RAMM delves into deep-sea data
24 April 2014
A new £91,000 grant from the John Ellerman Regional Museums and Galleries Fund will allow RAMM to re-unite material from the HMS Challenger voyage that laid the foundation for the science of oceanography.
Setting off in 1872, chemists, physicists and biologists embarked upon a 70,000 nautical mile journey of global exploration, systematically surveying the geology, topography, biology and chemistry of the deep sea. They returned four-years later with a mass of data and thousands of specimens, many of which were sent to leading scientists across the globe. Over 4,000 new species were described and the reports written filled 50 volumes and nearly 30,000 pages.
Many of the specimens are held in national museums like the Natural History Museum (NHM), London. These are reasonably well documented but many of the smaller collections of HMS Challenger specimens, scattered throughout regional and university museums, are less well documented. They form an important but little-known and under-utilised resource that RAMM plans to research and make globally available on a searchable, online database.
W. P. Sladen was a major contributor to Challenger reports and his collection of Echinoderms (starfish, sea urchins and their relatives) includes 300 specimens from the HMS Challenger. These are now part of RAMM’s collections and will be added to the new database.
Rosie Denham, Exeter’s Lead Councillor for Economy and Culture, commented “We are very grateful to the John Ellerman Regional Museums and Galleries Fund. RAMM continues to bring some of the country’s best exhibitions and collections to Exeter and pioneer research, but maintaining such a broad reach and high levels of excellence wouldn’t be possible without support like this. This grant will make it possible for RAMM to share its expertise and take a leading role in making the scattered HMS Challenger material available for research.”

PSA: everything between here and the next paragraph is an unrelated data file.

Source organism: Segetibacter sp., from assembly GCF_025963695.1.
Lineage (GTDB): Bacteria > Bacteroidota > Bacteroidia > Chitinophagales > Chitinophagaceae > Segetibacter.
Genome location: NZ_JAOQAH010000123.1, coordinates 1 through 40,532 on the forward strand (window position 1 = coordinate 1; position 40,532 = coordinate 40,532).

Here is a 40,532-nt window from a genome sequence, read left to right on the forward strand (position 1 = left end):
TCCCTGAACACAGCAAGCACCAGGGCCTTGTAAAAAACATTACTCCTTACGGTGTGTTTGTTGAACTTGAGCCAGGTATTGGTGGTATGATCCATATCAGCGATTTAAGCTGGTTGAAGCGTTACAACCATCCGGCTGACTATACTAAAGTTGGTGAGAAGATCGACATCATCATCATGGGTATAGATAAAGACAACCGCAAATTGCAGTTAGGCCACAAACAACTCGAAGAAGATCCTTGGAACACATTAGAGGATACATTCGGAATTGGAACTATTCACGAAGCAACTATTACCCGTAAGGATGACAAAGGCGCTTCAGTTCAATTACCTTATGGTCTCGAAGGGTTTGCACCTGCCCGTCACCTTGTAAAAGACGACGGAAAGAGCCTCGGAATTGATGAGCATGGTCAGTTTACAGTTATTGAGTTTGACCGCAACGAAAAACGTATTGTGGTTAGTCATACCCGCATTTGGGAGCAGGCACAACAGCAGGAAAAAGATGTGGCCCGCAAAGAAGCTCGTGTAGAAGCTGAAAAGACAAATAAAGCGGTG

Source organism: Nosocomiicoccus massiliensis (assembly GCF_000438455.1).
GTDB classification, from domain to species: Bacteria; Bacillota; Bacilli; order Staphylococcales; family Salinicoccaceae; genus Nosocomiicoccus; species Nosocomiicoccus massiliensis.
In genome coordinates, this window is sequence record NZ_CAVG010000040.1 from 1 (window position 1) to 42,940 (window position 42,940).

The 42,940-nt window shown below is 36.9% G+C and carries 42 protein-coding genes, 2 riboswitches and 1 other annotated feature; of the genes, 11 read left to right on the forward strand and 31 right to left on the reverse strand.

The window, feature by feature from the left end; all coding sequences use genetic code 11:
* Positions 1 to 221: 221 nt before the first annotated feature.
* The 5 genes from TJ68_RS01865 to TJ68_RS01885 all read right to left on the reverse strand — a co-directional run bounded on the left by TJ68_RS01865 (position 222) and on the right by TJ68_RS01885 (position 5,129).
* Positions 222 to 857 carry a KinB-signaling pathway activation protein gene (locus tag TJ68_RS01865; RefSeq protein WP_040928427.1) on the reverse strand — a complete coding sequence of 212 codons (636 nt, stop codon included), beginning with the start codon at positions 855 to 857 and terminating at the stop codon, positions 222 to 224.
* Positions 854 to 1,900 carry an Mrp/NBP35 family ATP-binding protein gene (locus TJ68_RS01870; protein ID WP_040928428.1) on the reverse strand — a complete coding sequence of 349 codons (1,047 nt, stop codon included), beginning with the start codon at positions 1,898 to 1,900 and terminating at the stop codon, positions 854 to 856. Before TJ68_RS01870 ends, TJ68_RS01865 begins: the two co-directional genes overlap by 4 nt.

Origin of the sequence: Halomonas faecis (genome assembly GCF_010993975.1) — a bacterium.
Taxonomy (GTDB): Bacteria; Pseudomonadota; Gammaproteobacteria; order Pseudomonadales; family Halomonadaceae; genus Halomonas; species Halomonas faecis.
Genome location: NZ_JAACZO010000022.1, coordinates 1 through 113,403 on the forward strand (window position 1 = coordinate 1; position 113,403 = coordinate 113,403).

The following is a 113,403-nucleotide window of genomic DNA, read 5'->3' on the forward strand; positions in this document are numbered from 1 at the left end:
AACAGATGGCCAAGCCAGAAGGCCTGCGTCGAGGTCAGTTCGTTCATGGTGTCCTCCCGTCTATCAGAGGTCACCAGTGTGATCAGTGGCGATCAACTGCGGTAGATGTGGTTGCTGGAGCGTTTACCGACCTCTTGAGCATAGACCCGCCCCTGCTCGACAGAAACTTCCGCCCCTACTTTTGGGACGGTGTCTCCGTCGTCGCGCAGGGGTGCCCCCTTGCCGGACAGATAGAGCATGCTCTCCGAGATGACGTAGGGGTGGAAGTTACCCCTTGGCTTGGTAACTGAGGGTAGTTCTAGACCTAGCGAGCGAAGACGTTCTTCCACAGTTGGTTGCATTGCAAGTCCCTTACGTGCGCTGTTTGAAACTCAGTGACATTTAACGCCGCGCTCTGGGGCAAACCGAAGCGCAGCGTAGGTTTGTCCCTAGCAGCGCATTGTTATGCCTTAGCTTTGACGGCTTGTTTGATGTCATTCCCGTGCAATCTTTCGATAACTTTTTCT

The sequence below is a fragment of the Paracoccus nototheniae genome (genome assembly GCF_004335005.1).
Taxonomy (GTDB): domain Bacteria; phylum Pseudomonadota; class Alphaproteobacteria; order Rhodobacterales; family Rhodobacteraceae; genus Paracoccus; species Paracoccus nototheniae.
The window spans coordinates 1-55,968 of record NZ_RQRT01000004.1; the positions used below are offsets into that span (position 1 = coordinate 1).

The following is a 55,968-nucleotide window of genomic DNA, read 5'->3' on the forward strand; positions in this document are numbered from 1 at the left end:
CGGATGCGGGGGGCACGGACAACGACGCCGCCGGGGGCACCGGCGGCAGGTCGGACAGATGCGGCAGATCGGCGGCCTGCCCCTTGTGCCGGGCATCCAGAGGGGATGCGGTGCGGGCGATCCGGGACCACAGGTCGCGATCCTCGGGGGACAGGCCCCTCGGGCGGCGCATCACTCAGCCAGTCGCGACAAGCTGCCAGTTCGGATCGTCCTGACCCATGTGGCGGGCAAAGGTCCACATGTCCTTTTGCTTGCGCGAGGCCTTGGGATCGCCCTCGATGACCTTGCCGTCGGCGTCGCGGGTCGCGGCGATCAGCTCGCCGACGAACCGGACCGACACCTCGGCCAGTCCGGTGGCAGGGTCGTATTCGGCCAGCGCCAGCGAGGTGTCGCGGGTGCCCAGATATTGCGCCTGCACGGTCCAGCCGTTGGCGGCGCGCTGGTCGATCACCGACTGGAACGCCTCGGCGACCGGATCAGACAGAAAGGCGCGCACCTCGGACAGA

Camilla Hampshire, Museum Manager, added: “The voyage of HMS Challenger is of great historical significance and the data from it forms such a rich source of baseline information. With increased scientific monitoring and accelerated environmental change this information has continuing and increasing relevance today.”
Supported with expertise from the Natural History Museum, London, RAMM can now invite national, regional and university museums to join the project, researching their HMS Challenger collections then streamlining and sharing their information. A museum trainee will also be recruited for the duration of the project which will run from 2014 to 2016.